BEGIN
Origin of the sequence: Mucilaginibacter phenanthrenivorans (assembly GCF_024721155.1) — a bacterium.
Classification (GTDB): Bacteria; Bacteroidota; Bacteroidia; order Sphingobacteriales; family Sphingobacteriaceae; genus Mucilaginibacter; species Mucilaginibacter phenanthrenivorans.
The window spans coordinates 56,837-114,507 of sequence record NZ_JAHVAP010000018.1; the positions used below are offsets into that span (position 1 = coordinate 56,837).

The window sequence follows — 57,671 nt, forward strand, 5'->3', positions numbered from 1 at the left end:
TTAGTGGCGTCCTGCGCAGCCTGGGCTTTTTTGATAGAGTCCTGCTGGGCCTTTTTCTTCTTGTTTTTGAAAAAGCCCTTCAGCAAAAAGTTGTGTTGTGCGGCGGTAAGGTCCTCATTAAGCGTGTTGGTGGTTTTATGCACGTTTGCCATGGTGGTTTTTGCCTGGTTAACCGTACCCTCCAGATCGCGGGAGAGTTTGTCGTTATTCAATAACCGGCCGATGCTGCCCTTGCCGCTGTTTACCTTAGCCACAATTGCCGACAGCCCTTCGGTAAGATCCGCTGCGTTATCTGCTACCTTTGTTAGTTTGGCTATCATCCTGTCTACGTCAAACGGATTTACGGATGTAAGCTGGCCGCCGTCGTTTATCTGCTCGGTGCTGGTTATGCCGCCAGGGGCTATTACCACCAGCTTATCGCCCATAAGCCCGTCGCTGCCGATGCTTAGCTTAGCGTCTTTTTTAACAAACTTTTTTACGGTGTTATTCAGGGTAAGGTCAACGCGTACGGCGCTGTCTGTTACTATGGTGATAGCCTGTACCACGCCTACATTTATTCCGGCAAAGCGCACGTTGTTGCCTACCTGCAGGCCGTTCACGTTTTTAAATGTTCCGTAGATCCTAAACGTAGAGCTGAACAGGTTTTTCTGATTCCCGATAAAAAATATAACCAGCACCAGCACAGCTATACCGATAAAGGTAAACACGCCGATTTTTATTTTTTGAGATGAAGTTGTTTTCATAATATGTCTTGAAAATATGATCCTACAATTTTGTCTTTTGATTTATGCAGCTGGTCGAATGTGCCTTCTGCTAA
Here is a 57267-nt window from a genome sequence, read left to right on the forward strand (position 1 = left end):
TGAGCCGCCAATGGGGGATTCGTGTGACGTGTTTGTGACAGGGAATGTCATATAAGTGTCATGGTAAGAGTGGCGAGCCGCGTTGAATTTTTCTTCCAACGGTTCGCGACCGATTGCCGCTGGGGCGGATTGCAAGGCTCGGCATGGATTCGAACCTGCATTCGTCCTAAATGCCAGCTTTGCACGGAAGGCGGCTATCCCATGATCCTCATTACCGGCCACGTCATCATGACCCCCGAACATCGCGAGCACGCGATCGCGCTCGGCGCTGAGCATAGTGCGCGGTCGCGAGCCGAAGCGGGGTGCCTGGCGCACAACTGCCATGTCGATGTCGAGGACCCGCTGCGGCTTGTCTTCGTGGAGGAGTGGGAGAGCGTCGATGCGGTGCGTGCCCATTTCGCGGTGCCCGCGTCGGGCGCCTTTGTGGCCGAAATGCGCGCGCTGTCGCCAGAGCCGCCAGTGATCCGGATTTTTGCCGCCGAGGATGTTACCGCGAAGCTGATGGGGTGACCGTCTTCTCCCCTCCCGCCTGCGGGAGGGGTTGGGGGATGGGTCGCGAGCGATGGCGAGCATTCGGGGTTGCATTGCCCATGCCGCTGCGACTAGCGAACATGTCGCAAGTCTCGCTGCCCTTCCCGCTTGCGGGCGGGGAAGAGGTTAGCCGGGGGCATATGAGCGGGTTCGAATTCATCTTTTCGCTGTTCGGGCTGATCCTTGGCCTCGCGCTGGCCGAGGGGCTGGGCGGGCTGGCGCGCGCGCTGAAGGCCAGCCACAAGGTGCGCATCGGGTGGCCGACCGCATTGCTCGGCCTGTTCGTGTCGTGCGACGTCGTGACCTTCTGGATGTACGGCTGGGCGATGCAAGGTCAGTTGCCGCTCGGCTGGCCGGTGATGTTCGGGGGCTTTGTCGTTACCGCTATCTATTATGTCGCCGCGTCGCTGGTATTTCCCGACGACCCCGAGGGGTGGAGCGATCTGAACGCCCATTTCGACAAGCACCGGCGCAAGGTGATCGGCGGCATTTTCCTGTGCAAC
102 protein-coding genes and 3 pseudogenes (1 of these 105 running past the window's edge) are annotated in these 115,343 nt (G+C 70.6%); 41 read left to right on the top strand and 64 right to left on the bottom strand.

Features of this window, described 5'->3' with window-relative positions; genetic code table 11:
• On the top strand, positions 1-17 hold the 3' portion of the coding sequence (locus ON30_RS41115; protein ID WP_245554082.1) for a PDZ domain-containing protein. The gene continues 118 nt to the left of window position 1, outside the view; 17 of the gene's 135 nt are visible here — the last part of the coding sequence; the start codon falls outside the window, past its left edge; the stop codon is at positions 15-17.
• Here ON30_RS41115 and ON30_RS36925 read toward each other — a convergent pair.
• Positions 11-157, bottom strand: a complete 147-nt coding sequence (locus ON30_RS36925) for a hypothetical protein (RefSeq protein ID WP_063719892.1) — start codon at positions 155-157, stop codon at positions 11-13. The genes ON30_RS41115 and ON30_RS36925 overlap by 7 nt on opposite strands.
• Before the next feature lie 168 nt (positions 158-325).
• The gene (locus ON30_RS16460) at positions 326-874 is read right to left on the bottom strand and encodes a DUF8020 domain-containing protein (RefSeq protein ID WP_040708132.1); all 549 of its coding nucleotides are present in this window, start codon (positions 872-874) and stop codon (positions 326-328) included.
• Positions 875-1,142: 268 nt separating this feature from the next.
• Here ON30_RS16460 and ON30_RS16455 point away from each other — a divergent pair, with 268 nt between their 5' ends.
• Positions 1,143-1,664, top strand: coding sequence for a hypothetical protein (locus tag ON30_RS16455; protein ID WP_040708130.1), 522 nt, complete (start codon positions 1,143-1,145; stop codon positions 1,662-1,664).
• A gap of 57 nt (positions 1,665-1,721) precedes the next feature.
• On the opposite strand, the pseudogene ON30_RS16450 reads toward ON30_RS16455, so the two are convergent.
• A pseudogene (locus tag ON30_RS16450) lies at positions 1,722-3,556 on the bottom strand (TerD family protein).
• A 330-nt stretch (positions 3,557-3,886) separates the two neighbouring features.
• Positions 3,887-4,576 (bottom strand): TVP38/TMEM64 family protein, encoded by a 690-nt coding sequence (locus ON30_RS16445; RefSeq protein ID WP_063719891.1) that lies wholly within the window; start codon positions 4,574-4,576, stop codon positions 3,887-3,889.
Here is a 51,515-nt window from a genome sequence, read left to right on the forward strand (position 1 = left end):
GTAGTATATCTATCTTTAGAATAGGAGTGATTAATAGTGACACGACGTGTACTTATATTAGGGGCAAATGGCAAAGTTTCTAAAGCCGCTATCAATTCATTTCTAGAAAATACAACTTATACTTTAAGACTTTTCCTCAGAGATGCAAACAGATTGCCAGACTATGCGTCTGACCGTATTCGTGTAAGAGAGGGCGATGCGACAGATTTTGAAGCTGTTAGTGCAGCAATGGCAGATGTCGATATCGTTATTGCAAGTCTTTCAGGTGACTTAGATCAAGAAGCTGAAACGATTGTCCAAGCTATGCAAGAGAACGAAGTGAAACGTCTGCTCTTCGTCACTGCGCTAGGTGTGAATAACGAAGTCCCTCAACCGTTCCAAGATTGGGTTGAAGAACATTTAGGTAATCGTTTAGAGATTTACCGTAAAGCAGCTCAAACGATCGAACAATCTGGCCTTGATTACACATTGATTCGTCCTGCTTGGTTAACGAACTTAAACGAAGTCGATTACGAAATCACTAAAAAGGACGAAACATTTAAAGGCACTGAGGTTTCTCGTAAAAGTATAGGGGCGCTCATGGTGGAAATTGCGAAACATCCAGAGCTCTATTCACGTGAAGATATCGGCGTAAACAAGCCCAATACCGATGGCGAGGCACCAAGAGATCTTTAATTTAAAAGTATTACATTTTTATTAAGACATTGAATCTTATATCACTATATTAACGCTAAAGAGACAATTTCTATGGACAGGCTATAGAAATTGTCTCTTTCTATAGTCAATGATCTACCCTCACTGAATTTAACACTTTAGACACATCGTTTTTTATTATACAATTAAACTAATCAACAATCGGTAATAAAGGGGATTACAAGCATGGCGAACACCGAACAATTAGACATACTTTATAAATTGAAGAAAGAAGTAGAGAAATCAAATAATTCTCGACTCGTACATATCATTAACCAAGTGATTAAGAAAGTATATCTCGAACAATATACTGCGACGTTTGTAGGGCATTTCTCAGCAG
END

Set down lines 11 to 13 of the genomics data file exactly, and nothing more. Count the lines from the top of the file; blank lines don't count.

• Here ON30_RS41115 and ON30_RS36925 read toward each other — a convergent pair.
• Positions 11-157, bottom strand: a complete 147-nt coding sequence (locus ON30_RS36925) for a hypothetical protein (RefSeq protein ID WP_063719892.1) — start codon at positions 155-157, stop codon at positions 11-13. The genes ON30_RS41115 and ON30_RS36925 overlap by 7 nt on opposite strands.
• Before the next feature lie 168 nt (positions 158-325).